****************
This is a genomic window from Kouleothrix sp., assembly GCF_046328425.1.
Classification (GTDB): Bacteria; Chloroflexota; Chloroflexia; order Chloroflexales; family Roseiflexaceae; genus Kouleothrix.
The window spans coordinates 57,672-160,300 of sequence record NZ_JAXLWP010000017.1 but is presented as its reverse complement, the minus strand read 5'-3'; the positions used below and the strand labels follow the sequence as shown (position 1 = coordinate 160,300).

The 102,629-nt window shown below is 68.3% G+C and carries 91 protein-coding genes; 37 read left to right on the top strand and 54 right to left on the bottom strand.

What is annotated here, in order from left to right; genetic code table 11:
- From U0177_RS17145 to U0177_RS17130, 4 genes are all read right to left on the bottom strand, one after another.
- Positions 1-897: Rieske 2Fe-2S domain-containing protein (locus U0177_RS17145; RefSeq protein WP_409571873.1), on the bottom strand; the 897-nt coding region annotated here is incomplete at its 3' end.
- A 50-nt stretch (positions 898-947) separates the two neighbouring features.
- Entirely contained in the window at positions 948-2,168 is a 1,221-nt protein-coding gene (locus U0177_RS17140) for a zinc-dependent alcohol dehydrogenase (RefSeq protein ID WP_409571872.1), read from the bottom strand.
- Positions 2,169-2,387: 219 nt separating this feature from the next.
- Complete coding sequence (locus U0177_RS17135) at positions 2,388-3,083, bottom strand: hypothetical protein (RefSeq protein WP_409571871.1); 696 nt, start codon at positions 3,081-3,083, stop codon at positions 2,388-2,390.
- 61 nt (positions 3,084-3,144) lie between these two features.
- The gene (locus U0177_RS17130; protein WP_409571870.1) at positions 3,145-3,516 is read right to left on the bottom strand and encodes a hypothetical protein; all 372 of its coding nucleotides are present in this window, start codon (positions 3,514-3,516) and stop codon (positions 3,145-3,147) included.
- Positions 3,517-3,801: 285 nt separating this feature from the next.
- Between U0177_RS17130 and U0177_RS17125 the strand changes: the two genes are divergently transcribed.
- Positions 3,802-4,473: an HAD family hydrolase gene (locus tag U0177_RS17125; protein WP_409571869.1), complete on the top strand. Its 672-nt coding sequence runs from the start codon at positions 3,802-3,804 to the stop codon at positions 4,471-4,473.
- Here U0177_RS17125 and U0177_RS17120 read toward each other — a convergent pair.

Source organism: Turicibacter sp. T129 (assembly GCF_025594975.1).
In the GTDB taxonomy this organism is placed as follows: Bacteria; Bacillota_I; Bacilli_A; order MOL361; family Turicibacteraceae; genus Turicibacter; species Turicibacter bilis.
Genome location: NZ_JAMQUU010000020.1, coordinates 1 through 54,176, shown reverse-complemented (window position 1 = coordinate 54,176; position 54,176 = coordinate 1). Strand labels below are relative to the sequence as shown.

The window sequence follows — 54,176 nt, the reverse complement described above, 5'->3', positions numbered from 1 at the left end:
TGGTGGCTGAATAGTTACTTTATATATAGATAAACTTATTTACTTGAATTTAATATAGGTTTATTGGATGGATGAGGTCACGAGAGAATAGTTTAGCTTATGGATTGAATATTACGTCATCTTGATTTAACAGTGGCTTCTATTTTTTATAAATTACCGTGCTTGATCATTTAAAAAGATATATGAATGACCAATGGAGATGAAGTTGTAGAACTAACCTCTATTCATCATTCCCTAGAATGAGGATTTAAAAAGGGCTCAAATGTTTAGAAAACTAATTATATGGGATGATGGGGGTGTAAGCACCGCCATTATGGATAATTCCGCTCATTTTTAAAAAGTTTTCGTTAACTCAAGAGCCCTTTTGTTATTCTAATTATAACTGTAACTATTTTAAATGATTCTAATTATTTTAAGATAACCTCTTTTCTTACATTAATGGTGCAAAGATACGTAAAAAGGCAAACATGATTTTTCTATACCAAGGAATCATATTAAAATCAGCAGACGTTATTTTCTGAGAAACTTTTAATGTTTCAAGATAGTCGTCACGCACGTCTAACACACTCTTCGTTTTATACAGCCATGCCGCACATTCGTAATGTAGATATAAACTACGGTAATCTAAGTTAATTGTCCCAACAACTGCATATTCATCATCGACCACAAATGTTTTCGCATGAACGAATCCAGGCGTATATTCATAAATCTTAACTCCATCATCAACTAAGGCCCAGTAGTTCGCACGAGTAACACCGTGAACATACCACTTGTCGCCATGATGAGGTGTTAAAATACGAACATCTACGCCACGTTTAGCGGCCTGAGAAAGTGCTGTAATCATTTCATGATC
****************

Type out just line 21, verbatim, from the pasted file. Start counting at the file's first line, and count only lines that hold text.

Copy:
The window sequence follows — 54,176 nt, the reverse complement described above, 5'->3', positions numbered from 1 at the left end: